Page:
The curves of many letters, especially in lowercase letters, have been refined and trimmed up, and punctuation has seen some big improvements, especially the comma. Overall, I think it’s definitely a nice improvement, and it’s good to see Google paying attention to details with Android. If you want a great, very detailed full teardown of the new font, hit the Android Police source below. If you want a more hands on approach, you can grab the fonts from the download links.
source: Android Police
The key to Huawei’s imminent dominance in the smartphone industry is the introduction of a variety of handsets that cater to a wide range of consumers. So with that in mind, the Prism II and Honor 3 smartphones are on the way and hope to give people the best bang for their buck. First off, the Prism II is a follow-up to the original T-Mobile Prism smartphone and will aim to cater to the budget crowd. It comes stuffed with a single-core processor, 3.2MP camera, an HSPA+ radio and Jelly Bean 4.1 fired up. While there’s no concrete price just yet, the device is listed on the T-Mo website and should arrive some time in the immediate future with a sweet price tag for prospective customers.
The Honor 3 on the other hand, plans to cater to a more mainstream crowd. In addition to a Android 4.2.2, the device will utilize a quad-core 1.5GHz processor, 2GB of RAM, 720p display, 8GB of on-board memory and a 13MP camera. Unfortunately this device doesn’t appear to be headed to the States, though it should see an imminent release in other markets soon.
source: Unwired View
HTC had apparently begun pushing out an Android 4.2.2 update to the HTC One, but according to UK carrier Three, the update was pulled with no specific reasoning. They didn’t, however, say when or if HTC was going to begin rolling the update out again. HTC attempted to clarify some things, saying the One is still slated to receive Android 4.2.2, but customers are going to have to wait just a little bit longer before its available. Better late than never, I guess.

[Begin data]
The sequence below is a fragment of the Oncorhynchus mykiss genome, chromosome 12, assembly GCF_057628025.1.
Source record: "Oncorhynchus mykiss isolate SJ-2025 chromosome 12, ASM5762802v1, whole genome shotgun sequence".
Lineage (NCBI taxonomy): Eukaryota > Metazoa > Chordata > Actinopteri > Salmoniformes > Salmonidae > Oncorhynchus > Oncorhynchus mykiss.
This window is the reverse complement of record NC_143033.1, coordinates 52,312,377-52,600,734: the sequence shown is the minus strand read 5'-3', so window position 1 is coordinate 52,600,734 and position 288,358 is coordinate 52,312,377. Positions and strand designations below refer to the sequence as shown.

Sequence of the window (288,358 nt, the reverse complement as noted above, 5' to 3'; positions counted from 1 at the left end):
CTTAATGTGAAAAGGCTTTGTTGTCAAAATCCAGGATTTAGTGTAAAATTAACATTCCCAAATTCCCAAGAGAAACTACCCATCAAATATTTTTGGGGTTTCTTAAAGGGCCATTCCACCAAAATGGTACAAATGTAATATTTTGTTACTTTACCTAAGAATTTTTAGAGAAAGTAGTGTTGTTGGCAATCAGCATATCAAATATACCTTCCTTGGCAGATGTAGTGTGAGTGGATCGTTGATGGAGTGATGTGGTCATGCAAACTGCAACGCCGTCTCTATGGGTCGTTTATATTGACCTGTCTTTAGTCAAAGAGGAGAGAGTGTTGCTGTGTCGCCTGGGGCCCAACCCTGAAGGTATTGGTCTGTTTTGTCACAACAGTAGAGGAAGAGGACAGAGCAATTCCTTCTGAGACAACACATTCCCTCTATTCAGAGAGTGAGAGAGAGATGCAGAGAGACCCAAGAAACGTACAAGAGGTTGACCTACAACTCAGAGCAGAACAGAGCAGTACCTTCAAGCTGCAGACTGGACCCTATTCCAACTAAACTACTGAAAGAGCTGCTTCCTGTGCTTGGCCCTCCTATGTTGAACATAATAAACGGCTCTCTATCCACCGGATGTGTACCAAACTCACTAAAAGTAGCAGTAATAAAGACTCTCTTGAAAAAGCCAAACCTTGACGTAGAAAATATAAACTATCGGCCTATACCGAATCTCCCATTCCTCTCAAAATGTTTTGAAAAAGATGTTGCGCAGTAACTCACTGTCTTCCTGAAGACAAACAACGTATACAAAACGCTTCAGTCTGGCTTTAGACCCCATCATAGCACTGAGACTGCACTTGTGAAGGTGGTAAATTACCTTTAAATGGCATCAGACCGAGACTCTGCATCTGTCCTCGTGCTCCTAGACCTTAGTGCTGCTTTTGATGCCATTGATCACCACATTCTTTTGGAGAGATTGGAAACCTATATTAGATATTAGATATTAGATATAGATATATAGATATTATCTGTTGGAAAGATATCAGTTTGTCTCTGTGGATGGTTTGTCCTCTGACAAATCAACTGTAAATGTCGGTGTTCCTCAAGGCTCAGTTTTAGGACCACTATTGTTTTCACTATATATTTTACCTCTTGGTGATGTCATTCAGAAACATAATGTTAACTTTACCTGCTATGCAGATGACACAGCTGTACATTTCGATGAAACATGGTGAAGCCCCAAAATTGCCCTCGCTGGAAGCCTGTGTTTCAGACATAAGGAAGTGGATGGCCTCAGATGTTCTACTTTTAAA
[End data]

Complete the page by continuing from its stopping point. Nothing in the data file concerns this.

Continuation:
Hopefully we’ll see that update sooner rather than later.
According to SamMobile, who is generally extremely reliable with Samsung leaked information, Samsung is delaying the Android 4.2.2 update for both the Galaxy S III and the Galaxy Note II, citing issues with the newer version of TouchWiz in a tweet tonight. Granted, Samsung has some newer, less powerful devices rolling out with Android 4.2.2 on board, so whatever problem they’re having will definitely be fixed sooner rather than later, so I think we can still expect a timeline for the update within a few months. Getting the update to the phones through the carriers is another story, but at least Samsung will have done their part.
U.S. Cellular customers looking for a sweet mid-range device are in luck as the wireless carrier has officially announced its latest offering— the LG Optimus F7 smartphone. In case you’ve forgotten about the basics of the phone since its original launch a while back, let’s give you a little refresher: the Optimus F7 comes with a 1.5GHz dual-core Snapdragon S4 processor, 1GB of RAM, 8GB of on-board storage, microSD slot and a spiffy 4.7-inch 1,280 x 720 display. And yes— the device’s software is up-to-date for the most part as it not only features Jelly Bean loaded up, but some of LG’s awesome software too such as the implementation of the QSlide multi-window feature. The device will also come jam-packed with with the usual 3G and LTE radios built-in, giving users of the device quality network speeds when available.
The device is available now on the U.S. Cellular website and at U.S. Cellular retailers for a smooth $99 on-contract or customers who don’t want to feel tied down will have the option of purchasing the device for $399 outright. You’ll find more deets once you hit the source link below.
source: US Cellular